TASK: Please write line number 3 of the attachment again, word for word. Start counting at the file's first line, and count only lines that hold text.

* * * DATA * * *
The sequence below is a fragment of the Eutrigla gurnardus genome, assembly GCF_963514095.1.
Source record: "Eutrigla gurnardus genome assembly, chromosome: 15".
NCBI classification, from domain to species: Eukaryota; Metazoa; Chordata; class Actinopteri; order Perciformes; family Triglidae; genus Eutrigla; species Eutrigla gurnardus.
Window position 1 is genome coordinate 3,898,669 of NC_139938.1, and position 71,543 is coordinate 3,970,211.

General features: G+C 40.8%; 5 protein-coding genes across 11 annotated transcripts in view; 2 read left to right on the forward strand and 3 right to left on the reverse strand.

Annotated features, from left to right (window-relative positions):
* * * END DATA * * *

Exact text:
NCBI classification, from domain to species: Eukaryota; Metazoa; Chordata; class Actinopteri; order Perciformes; family Triglidae; genus Eutrigla; species Eutrigla gurnardus.